I met Charanjeet Singh just once, in April of 2016. He was shot dead on May 29 this year by unknown assailants in Peshawar, a city that had been his home for the better part of his life. His family had moved there from Kurram agency, part of the Federally Administered Tribal Areas.
At the time we met, it was being widely reported in the media that a gurdwara in Peshawar that had been abandoned during Partition had been renovated by the government and handed over to the local Sikh community. Charanjeet Singh was a prominent activist in the city and had lobbied for years for the historical Gurdwara Bhai Biba Singh to be handed over to the Sikhs. For a community that had grown from negligible numbers to become several thousands-strong in just a few years, there had been only one functional gurdwara in Peshawar.
As we walked the narrow alleys of the city, Charanjeet Singh, in a blue turban and white kurta shalwar, pointed out important monuments. “This is Mohalla Joga Shah. The majority of Sikhs in Peshawar live here,” he said. “This is Sri Guru Angad Devji Khalsa Dharmik School Pesh. Here, young Sikh children are taught the basic precepts of Sikhism.”
While he spoke to me in Urdu, Pashtu was his primary language. On our short walk, he greeted several residents, non-Sikhs, as their attire signified. He seemed to be well-integrated in the local community. Just a few days before he was killed, Singh and other community leaders had organised an Iftar for members of the Muslim community in the city to break their Ramzan fast. The event was widely covered by the media and projected as a symbol of inter-faith harmony.
But despite its inter-faith overtones, the act itself reflected a power dynamic. It is usually the religious minorities who are expected to make such displays of harmony. In 2011, I had attended an Iftar at a Hindu temple in Lahore. If the Muslim majority were to organise similar events on Sikh or Hindu festivals, that would have greater symbolic significance.
However, regardless of the power dynamics, the act itself cannot be easily dismissed. It does represent strong community ties despite different religions. While the fasting Muslims sat on the mats, the Sikhs served them food. This in a society where untouchability is still practised and many Muslims refuse to share utensils with non-Muslims. At Nankana Sahib, I came across a few restaurants that had separate utensils for Sikhs.
Having walked us to the Gurdwara Bhai Biba Singh, Charanjeet Singh told me it was not the government that had renovated it but rather the community itself, whose members are largely well-to-do with their self-owned businesses. This was not the narrative the government had promoted.
According to that narrative, at around the same time the gurdwara in Peshawar was renovated, two others in Nankana Sahib, which is said to be the birthplace of Guru Nanak, were handed over to the local community while the historical well at Kartarpur Sahib, the guru’s final resting place, was also renovated. In addition, the Pakistan government gave permission for the export of water from this well, believed to have been used by the founder of Sikhism himself. There is now a plan to set up a Guru Nanak University at Nankana Sahib. A few months ago, the government of Punjab signed a contract with the World Bank and the United Nations Educational, Scientific and Cultural Organisation or Unesco for the renovation of several historical sites around Punjab, many of which are Sikh.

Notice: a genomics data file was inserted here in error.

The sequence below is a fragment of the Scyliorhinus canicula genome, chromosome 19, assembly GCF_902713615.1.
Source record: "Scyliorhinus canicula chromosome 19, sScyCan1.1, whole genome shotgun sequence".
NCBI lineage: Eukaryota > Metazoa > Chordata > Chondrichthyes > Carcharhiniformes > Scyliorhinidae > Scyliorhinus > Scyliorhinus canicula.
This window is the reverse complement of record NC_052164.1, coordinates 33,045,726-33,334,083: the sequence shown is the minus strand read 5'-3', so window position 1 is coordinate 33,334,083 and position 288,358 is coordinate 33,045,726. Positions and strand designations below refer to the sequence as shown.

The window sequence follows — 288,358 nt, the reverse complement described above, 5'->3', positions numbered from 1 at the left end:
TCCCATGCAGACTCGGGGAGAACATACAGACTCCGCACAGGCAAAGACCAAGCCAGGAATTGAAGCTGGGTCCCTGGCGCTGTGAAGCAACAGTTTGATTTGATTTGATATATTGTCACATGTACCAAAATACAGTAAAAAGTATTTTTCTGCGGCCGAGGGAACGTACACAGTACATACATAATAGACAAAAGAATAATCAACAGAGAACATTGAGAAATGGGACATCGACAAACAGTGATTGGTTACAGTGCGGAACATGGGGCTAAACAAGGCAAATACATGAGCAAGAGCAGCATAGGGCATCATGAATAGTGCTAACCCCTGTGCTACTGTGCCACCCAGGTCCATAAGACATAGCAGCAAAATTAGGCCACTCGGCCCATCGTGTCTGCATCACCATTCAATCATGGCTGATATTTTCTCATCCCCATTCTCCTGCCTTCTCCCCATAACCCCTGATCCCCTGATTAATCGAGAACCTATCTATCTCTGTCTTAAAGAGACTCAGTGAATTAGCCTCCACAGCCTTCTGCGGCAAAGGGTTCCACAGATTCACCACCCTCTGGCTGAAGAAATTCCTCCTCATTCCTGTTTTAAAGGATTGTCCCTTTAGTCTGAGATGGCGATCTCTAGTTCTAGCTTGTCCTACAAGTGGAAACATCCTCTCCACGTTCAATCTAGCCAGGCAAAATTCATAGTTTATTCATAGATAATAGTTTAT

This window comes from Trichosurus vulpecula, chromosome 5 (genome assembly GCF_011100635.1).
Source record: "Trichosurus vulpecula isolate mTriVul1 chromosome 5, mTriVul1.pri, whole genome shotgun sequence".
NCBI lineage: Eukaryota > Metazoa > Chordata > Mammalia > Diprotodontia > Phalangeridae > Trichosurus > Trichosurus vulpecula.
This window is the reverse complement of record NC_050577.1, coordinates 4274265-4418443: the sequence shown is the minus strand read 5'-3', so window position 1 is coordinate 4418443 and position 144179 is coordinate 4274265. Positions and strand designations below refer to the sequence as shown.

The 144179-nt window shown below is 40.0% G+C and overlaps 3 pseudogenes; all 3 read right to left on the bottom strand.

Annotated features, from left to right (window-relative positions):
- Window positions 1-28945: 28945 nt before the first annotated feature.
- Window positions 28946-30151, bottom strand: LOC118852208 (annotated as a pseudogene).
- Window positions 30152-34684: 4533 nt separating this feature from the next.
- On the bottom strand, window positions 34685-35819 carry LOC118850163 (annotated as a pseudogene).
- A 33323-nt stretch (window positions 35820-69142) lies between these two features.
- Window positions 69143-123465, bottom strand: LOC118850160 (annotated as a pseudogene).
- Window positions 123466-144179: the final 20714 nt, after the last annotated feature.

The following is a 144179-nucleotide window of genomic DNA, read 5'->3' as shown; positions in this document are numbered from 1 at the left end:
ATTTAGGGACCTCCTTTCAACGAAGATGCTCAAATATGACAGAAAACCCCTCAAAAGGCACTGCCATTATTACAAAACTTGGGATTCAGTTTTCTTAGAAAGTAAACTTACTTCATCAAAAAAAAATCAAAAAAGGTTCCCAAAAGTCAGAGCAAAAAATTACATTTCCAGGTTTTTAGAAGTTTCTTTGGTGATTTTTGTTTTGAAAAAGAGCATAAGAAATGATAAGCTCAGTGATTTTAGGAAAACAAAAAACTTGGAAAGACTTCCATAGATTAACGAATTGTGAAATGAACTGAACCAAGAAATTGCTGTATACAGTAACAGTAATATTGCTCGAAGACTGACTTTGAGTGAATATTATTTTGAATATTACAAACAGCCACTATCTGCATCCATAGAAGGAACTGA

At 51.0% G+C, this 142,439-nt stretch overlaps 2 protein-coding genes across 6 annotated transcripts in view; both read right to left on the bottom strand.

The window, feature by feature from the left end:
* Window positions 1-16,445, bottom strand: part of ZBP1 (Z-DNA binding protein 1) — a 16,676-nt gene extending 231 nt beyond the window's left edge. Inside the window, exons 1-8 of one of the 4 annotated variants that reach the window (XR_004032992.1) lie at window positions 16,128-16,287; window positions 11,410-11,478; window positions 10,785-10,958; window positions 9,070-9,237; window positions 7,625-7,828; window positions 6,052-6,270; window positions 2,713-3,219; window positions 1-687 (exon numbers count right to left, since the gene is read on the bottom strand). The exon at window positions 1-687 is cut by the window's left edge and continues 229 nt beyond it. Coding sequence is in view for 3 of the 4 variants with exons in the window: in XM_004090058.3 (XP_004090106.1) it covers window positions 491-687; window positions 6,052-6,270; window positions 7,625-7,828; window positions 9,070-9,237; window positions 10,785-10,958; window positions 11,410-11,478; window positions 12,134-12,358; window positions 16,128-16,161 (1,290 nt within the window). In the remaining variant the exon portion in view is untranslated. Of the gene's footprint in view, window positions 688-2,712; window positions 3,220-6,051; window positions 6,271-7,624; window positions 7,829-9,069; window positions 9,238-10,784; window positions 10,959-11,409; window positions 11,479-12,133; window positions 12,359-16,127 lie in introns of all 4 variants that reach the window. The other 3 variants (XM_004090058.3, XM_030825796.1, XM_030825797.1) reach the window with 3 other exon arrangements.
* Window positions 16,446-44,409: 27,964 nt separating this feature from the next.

These are the popular stories that have found a place in the mainstream. But during my travels across the country, I came across several lesser known historical gurdwaras renovated by the government. Tibba Nanaksar in Pakpattan, Nanak’s gurdwara in the village of Tibba Haji Deen, and Gurdwara Ber Sahib in Sialkot are some of the shrines that have been renovated in the past 10 years to 15 years. Through their stories, it is clear that the government is aware of the tourism potential of these sites. And that this would help the country’s soft image.
The promotion of a few prominent Sikhs and their achievements in the past few years has also gone towards strengthening this image. Major Harcharan Singh is the first Sikh officer in the Pakistan Army. Amarjeet Singh, a resident of Nankana Sahib, is a member of the Pakistan Rangers and is often sighted at the beating retreat ceremony with Indian soldiers at the Wagah border. There are several others – Dr Mimpal Singh, the first Sikh doctor in Pakistan; Kalyan Singh, the country’s first Sikh PhD scholar. Days before Charanjeet Singh was killed, news of Manmeet Kaur becoming the first Sikh woman to appear as a news reporter on a private television channel was doing the rounds.
This is a powerful narrative, of the Sikh community asserting itself and the government of Pakistan renovating Sikh shrines. But it has been dealt a blow by Charanjeet Singh’s murder. A prominent Sikh activist who worked tirelessly for inter-faith harmony was killed in broad daylight in the city he called home. This has highlighted once again the deep-seated structural biases that religious minorities continue to face in this country. It challenges the government’s narrative of promoting Sikhs and Sikhism. It, therefore, becomes imperative for the government to find Singh’s killers and bring them to justice. This cannot be treated as just another target-killing. This murder has shaken the foundation of the government’s narrative and it needs to deal with it urgently, for not many would accept its projection of a soft image if people like Charanjeet Singh continue to be targeted and killed.
Haroon Khalid is the author of three books – Walking with Nanak, In Search of Shiva and A White Trail